Slow-traveling in Colombia’s Tayrona Park. (Photo: Jessie Festa/Jessie on a Journey)
By Jessie Festa
I’m an avid fan of slow travel, which is travel speak for, well, traveling slowly. I’d much rather stay in one destination for a long period of time and really get to know the place and its people than change locations every other day just to be able to “see more.” In my mind, physically viewing more often equates to actually experiencing less. Plus, traveling slowly helps you avoid travel fatigue, save money, and travel in a more eco-friendly way (less movement means fewer carbon emissions).
That said, most people don’t have the time to stay in one place for longer than a week or two, or they may have a number of places they’re really hoping to see during one trip. In those cases, the key is to adopt the mindset of a slow traveler — even if you’re only there for a few days. It sounds like an oxymoron — how to slow-travel on a quick trip — but it’s actually way more doable than you think. Here’s how.
1. Do less
Just because you’re traveling from place to place at a mile a minute doesn’t mean you need to spend your days running around like a marathon racer. Choose the specific activities you want to do, and then just enjoy the experience, rather than feeling as if you need to do everything. You’ll have a more relaxed and focused mindset when you’re not racing from one place to the next.
Rather than booking it through Bogotá’s Paloquemao Market so we could “see it all,” my friend and I took our time sampling fruits and other goodies — and that’s what we remember about the market. (Photo: Jessie Festa/Jessie on a Journey)
2. Go seriously local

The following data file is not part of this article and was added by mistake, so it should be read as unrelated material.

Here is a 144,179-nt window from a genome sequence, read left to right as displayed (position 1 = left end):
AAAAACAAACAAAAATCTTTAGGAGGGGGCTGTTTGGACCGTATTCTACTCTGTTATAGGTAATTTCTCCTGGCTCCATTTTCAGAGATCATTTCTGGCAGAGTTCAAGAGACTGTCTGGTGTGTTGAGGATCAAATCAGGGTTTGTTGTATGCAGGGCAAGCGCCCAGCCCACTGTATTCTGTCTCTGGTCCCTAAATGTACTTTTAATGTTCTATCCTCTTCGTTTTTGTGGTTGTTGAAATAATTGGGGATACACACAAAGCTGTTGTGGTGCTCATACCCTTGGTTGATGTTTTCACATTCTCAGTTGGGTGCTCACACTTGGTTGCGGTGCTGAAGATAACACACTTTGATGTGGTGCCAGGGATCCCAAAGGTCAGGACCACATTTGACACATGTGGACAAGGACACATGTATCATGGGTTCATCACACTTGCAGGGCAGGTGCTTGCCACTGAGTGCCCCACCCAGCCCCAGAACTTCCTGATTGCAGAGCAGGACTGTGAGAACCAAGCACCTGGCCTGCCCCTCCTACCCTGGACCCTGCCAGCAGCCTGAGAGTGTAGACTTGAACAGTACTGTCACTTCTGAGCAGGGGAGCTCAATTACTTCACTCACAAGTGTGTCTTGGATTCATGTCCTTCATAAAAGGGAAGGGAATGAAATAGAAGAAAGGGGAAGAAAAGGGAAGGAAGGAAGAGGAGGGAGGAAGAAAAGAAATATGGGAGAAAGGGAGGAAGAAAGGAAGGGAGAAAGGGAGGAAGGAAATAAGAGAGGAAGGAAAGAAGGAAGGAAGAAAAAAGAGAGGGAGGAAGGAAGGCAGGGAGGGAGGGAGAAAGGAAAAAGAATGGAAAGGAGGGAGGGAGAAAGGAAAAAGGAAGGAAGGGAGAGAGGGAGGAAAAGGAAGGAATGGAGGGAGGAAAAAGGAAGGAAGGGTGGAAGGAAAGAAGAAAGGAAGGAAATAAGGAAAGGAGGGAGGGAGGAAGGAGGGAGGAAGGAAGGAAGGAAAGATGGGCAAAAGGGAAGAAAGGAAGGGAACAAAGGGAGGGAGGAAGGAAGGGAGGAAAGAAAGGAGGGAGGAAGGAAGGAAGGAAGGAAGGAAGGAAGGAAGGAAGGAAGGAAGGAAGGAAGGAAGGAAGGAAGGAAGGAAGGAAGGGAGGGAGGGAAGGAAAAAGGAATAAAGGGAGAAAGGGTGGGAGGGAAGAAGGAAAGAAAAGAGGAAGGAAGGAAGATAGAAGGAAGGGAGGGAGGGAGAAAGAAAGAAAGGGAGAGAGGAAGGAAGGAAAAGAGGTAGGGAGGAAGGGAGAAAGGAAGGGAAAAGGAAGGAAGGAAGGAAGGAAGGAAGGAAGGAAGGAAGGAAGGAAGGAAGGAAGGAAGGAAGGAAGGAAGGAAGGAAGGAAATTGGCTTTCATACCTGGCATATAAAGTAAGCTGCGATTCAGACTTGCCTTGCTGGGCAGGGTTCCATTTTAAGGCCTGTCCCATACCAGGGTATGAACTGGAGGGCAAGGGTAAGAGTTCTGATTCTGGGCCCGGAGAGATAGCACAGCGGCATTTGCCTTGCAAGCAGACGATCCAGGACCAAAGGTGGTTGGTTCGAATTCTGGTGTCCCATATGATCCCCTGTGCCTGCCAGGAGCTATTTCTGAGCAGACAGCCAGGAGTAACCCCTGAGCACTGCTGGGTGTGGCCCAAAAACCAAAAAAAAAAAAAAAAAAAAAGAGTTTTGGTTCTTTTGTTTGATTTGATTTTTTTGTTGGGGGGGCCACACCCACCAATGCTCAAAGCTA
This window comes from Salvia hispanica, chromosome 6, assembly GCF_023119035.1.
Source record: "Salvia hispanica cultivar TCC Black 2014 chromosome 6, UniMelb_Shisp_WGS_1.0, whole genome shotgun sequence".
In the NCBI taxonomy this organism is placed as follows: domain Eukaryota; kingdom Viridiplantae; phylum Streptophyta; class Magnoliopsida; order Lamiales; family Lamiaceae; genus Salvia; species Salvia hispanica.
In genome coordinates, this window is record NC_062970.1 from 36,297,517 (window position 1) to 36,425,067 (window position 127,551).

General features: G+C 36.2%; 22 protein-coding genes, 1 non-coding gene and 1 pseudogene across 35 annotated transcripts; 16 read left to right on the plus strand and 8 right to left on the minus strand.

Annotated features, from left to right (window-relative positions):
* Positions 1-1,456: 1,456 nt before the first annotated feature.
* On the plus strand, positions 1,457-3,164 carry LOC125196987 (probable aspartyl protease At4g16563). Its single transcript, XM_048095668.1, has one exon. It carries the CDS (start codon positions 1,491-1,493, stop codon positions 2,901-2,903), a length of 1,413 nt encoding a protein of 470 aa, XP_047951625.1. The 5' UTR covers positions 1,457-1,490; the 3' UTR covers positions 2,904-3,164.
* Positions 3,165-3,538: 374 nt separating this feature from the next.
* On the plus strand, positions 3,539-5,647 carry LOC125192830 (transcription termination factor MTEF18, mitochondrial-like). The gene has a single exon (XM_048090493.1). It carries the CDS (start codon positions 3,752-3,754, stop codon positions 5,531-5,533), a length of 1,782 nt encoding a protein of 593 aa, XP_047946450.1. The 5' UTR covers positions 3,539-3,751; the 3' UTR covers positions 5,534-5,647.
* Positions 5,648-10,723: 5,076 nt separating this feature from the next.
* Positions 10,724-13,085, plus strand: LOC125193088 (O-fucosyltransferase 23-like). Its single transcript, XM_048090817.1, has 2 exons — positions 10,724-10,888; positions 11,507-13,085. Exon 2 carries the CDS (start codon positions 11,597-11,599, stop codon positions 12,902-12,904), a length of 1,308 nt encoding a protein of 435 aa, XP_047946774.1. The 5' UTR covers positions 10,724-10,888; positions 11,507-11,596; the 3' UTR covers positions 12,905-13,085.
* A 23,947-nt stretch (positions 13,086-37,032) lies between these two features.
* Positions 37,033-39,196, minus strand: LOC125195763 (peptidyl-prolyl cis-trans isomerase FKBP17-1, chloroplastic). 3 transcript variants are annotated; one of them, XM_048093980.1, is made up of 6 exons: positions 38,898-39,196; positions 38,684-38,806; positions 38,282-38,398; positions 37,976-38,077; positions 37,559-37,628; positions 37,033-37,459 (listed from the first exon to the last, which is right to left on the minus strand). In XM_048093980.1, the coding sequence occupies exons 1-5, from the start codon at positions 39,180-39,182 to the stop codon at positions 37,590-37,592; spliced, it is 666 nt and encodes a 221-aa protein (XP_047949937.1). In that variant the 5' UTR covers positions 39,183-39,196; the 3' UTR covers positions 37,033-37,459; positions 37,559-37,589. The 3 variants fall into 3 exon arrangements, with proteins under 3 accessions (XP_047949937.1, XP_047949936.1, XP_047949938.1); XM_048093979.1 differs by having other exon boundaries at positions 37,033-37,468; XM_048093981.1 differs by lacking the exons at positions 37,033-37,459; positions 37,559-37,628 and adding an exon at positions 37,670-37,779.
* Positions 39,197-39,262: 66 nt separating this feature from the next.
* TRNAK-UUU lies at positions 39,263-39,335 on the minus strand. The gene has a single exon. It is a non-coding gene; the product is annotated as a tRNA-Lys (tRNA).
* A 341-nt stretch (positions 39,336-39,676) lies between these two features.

One of the biggest benefits of slow travel is the ability to truly immerse yourself in local culture. But just because you’re traveling quickly doesn’t mean you can’t sprinkle uber local experiences into your itinerary — especially in view of all of the great sharing-economy tools for travelers that exist today. Have a meal in a local home, stay with a local, hire a local guide, plan meet ups with locals via Couchsurfing forums, peruse local markets, see a local band, or take a local cooking or artisan class. The possibilities are endless — and, perhaps more importantly, doable.
3. Plant a tree
One of the best parts about slow travel is that it’s very eco-friendly, in that you’re not using tons of gas to shuttle your way all around town. And it’s easy to get that eco benefit while you’re on a slow trip. You can plant a tree, opt for walking and cycling around your destination of choice, shut off all electricity when you leave your hotel room, opt for an eco-hotel, or even just save your leftovers for later instead of throwing them away. While there’s no need to beat yourself up over traveling in a less sustainable manner, it’s a nice gesture to do your best to make up for the extra carbon dioxide you’re expending.
Paddling your way around is a fun — and very eco-friendly — way to get around Punta Cana in the Dominican Republic. (Photo: Jessie Festa/Jessie on a Journey)
4. Make your trip special